43112 Project of Heart is an inquiry-based, hands-on, collaborative, intergenerational, artistic journey for seeking truth about the history of Aboriginal people in Canada. This teaching resource examines the history and legacy of Indian residential schools, commemorates the lives of the thousands of Indigenous children who died as a result, and prepares students to engage in social justice activities that contribute to the developing truth and reconciliation movement.

This workshop is available for online facilitation.

 

Sixties Scoop

(90 minutes)

47373 This workshop invites educators to open their hearts and minds to understanding the colonial impact of Canada’s history on Indigenous families and their children. Educators will be challenged to unlearn the history taught to them and relearn how to value the lives of Indigenous peoples. Educators will follow the lead of Indigenous educators who may be directly connected to the lived experience of the generations of ‘stolen children’.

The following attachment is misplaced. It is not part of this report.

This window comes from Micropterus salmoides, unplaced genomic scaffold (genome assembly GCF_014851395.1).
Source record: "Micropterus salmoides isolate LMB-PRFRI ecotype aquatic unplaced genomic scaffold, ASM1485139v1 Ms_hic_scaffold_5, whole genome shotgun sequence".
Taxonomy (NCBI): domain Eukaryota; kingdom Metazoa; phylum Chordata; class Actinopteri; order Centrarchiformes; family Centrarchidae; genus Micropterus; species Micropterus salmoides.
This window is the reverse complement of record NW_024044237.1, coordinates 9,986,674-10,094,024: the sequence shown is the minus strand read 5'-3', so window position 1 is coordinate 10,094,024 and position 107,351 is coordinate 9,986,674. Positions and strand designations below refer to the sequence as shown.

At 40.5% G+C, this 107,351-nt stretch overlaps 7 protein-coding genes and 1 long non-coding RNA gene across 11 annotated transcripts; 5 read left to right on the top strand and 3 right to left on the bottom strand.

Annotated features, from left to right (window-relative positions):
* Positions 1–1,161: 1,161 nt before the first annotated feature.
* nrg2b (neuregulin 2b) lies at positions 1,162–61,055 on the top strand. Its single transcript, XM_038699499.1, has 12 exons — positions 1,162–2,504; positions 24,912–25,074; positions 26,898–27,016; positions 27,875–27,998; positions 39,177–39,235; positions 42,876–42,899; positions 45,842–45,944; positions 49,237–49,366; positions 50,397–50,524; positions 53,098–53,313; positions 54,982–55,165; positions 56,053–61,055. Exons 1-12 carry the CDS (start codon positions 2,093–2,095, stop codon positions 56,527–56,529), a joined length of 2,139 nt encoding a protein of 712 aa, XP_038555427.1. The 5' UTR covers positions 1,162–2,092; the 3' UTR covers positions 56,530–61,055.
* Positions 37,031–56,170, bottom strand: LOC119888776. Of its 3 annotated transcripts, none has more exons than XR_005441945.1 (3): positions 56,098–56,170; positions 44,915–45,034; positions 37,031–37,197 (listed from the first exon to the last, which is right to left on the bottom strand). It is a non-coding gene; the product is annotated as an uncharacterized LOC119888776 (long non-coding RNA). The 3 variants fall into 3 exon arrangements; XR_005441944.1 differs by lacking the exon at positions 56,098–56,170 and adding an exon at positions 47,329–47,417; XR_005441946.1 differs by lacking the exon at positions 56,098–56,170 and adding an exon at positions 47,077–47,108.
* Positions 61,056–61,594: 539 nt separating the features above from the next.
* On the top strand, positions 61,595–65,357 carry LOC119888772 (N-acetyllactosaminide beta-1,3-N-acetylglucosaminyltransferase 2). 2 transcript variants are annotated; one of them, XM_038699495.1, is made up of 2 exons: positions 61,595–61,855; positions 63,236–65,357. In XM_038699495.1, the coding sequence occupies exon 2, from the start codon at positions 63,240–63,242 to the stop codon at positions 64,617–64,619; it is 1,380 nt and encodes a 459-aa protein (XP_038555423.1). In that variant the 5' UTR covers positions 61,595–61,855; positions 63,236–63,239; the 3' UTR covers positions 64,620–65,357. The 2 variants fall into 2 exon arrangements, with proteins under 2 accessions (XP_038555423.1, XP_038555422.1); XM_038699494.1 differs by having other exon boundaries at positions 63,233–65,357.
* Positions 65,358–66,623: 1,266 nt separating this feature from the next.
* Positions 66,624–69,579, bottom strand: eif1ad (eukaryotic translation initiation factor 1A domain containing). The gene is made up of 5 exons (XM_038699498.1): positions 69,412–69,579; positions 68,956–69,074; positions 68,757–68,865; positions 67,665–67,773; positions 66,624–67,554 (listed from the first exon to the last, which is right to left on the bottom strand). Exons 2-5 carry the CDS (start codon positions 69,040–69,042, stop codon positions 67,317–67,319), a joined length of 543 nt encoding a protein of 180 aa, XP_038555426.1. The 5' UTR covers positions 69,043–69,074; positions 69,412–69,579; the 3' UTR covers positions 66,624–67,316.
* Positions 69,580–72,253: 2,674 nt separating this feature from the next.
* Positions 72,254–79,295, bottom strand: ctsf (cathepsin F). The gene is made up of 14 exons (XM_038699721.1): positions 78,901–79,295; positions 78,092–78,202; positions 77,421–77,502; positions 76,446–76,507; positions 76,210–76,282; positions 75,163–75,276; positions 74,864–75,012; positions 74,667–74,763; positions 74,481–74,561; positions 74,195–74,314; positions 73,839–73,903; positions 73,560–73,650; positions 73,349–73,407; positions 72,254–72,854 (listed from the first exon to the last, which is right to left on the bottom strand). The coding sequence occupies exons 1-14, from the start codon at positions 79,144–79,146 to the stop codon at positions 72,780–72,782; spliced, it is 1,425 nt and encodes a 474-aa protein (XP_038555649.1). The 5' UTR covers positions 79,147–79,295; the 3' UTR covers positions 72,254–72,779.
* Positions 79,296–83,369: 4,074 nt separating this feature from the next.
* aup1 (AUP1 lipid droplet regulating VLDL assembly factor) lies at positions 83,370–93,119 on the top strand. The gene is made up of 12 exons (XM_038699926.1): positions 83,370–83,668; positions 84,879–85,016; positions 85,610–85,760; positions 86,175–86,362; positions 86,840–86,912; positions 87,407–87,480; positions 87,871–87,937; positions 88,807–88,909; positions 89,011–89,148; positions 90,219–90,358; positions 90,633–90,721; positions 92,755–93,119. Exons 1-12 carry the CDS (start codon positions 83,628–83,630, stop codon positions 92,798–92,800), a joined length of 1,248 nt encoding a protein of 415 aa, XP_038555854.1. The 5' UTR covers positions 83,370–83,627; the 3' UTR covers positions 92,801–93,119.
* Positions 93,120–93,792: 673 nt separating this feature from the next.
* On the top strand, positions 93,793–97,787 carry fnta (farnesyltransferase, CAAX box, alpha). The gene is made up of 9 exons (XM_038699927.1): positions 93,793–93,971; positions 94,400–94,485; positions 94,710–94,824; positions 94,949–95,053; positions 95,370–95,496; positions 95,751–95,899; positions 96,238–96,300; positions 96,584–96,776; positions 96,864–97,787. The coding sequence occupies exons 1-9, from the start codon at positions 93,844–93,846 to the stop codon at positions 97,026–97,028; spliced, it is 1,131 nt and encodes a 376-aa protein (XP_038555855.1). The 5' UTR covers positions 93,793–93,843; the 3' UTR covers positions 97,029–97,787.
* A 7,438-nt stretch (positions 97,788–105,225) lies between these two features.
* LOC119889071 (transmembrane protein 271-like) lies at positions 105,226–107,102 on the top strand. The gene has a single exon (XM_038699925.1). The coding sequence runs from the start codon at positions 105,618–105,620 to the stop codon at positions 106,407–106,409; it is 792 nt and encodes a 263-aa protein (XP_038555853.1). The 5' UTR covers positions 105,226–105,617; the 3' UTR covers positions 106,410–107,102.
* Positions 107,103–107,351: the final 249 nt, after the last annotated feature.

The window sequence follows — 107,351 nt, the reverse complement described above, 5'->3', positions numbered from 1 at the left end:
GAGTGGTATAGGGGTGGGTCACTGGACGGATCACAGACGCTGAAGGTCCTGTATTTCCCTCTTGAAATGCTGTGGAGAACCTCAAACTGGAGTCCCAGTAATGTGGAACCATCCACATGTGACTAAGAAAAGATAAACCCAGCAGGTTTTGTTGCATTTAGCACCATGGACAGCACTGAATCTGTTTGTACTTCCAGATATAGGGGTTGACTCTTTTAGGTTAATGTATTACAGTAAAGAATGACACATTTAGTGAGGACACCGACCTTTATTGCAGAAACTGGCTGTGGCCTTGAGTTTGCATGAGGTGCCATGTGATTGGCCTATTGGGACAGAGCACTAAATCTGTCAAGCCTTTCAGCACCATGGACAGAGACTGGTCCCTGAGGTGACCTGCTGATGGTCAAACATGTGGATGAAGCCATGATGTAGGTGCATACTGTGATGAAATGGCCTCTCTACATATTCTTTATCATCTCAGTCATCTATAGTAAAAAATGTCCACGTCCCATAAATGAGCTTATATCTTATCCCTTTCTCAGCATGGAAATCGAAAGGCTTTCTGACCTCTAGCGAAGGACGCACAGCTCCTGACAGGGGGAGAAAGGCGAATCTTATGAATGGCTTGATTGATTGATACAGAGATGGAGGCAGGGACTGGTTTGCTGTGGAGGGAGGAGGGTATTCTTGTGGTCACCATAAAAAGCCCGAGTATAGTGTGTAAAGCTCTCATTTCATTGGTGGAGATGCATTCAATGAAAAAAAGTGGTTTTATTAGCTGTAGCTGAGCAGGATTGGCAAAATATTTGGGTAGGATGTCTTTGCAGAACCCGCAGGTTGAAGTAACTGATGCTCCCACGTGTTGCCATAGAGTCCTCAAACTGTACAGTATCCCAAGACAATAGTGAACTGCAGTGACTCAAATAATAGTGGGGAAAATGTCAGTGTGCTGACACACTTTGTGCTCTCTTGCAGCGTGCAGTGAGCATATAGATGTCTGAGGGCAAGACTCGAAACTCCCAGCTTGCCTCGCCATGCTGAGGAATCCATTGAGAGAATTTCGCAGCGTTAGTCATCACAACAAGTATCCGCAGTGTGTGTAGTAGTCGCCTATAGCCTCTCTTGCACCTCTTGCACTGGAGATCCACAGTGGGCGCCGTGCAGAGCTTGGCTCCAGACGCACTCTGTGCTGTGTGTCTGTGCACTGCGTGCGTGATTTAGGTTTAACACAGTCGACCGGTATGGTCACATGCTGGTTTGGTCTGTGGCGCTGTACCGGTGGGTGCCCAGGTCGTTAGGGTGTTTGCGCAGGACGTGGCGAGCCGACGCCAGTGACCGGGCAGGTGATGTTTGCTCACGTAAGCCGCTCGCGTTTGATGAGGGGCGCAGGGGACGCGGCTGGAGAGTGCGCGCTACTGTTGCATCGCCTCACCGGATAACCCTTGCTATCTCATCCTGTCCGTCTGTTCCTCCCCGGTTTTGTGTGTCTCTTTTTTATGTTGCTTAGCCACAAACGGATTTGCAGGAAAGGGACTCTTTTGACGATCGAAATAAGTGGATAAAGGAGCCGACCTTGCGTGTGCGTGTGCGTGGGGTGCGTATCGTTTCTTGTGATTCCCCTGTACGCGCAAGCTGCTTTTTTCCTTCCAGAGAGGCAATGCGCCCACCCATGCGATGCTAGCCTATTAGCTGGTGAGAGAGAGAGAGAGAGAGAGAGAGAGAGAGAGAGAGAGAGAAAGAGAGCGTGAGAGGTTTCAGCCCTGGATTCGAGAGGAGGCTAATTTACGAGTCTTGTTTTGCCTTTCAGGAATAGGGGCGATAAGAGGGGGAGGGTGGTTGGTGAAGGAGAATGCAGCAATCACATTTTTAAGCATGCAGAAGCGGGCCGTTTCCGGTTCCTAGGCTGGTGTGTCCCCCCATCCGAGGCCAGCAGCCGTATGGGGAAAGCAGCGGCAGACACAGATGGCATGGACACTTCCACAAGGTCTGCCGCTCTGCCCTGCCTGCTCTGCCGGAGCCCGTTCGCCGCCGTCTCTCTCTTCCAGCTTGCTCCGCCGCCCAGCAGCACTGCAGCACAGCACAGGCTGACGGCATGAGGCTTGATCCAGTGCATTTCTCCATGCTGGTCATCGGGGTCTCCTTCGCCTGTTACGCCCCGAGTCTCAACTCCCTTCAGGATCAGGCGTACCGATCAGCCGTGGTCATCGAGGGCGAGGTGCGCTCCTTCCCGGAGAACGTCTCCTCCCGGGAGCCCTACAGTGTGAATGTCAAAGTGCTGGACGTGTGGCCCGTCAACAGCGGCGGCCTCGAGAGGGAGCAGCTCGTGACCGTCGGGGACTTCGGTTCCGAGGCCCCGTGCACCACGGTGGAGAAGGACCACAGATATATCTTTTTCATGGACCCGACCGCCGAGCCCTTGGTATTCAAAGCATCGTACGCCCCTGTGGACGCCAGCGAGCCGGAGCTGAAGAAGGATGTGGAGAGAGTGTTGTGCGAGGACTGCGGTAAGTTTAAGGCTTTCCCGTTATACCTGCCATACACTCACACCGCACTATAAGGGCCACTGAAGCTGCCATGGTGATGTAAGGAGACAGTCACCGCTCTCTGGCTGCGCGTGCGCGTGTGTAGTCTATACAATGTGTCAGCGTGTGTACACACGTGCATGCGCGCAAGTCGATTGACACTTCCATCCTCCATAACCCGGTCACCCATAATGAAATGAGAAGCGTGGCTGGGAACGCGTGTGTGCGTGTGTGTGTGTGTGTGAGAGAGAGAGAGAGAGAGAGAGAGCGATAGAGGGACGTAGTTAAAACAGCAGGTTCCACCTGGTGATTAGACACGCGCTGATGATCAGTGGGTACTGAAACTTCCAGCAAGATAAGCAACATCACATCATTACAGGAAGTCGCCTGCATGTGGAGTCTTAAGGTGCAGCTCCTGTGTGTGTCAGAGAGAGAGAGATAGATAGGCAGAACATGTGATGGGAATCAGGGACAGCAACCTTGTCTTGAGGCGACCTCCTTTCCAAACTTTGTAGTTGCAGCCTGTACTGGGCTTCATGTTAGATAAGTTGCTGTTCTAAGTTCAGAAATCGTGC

This workshop has been adapted for online facilitation.

 

UN Declaration on the Rights of Indigenous Peoples

(90 minutes)

57816 This workshop provides participants with the opportunity to familiarize themselves with the United Nations Declaration on the Rights of Indigenous Peoples. The BC Government passed Bill 41 last year as a means of acknowledging the need for governments to align policy with these important principles. Teachers will become acquainted with the document's history and explore the educational implications of Bill 41.

This workshop has been adapted for online facilitation.